Sudha Sekhar : Dedicated to Dance

Sudha Sekhar : Dedicated to Dance

Story by Sara E. Teller
Photo by Bernie Laframboise

Sudha Sekhar, a 40-year resident of Oak Park who began her passion for dance at the young age of three, has been teaching the art since 1958. Her desire to share her talent began in India, and she eventually took her expertise with her to Canada in 1967, then the United States. Sekhar is originally from Mumbai and came to Canada after her arranged marriage.

“It’s been a 60-year journey as a teacher, guru, and mentor for hundreds of students,” Sekhar said. “I teach the sacred, ancient, classical dance form called Bharata Natyam, which we consider a fifth Veda. I have also taught Kuchipudi of Andhra Pradesh, as well as the Kathak form of North Indian classical dance and Indian folk dancing.”

Sekhar feels teaching dance to others is her life’s purpose. She explains, “It has been a deep dedication for me to promote, preserve, and share the ancient arts of Indian music, dance, poetry, and theater with the younger generation. I have been trained by bona fide gurus, and would like the world to know about the discipline, devotion, and greatness of these arts that enhance the quality of life through development of a strong character, mindfulness, and mind, body, and soul consciousness.”

The 77-year-old has also served with Oak Parks Arts & Cultural Diversity Commission since 2007, as well as being an active member and the Charter President of the Oak Park-Royal Oak Township Optimist Club. “We are a group of like-minded individuals with a variety of interests and accomplishments. We have annual spring and summer festivals, and an annual World Dance Day on April 29th which I started in 2010 to promote collaboration with the diverse dance groups in our city,” she explained.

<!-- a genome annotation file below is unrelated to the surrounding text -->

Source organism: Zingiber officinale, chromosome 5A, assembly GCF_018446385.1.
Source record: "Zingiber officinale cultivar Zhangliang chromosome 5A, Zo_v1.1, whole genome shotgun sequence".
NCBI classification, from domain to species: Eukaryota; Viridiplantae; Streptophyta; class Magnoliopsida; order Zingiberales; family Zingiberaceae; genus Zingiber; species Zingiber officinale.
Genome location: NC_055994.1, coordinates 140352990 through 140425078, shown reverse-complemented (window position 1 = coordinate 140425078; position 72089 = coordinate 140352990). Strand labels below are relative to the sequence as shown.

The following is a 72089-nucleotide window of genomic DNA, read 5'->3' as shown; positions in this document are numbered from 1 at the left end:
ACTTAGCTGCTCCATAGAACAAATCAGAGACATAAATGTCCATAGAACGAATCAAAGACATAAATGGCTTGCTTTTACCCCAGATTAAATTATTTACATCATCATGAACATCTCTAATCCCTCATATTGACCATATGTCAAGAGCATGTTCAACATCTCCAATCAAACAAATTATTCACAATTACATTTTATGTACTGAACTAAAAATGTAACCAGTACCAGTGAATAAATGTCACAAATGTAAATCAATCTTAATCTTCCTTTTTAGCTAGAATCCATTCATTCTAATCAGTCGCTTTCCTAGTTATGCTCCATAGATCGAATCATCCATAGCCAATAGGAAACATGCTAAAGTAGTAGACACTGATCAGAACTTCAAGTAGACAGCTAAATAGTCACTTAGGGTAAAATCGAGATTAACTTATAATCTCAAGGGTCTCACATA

Sekhar holds private dance lessons and group sessions in her home studio in Oak Park. “Finding a place is hard for our type of dances, as we dance barefoot,” she said. “It was easier for me to teach at home for some girls, and that way my daughters also made friends and learned about our traditional arts.” She also teaches in Farmington Hills, Canton, Ann Arbor and Troy, and will be starting a group in West Bloomfield soon.

Sekhar is used to traveling for the art. “My husband and I have driven with our daughters to Lansing, Dearborn Heights, and Westland, to name a few. I drove to Flint, and Saginaw for almost 20 years to teach students there. Before coming to Detroit, my family lived for 11 years in Windsor, Ontario, where my daughters were born. I was invited to teach in Windsor, Ontario, St. John, New Brunswick, Newfoundland, and Bar Harbor, Maine until the year 2000.”

All of those years spent dedicated to extending the art to her children paid off. “My oldest daughter, Vidya, is a two-time world record holder for solo classical dancing. She got her first world record in 1989 when she danced for 48 hours in aid of the American Cancer Society. She beat her record by dancing for 72 hours for the American Heart Association in 1996 in memory of her father. She contributed $10,000 to each of these organizations.”

Sekhar said her family has always been very much involved with charitable organizations. “We have always contributed to worthy causes for advancing education and health consciousness.” Sekhar loves Oak Park, especially the city’s diversity. “It’s a beautiful family city,” she said. “We made our home here because we felt welcome here. We have a great mayor who has put Oak Park on the map. So many people from different lands have made their home here, bringing with them the richness of their unique culture, talents, and mannerisms which has added to the colorful mosaic of this city.

I try to attend classes at our Oak Park Community Center, offered by our Department of Recreation, whenever time permits. This is a city of fine restaurants, shops, pharmacies, schools, parks, and admirable services.”

Students interested in connecting with Shekhar can visit her website at www.hindutemplerythms.org

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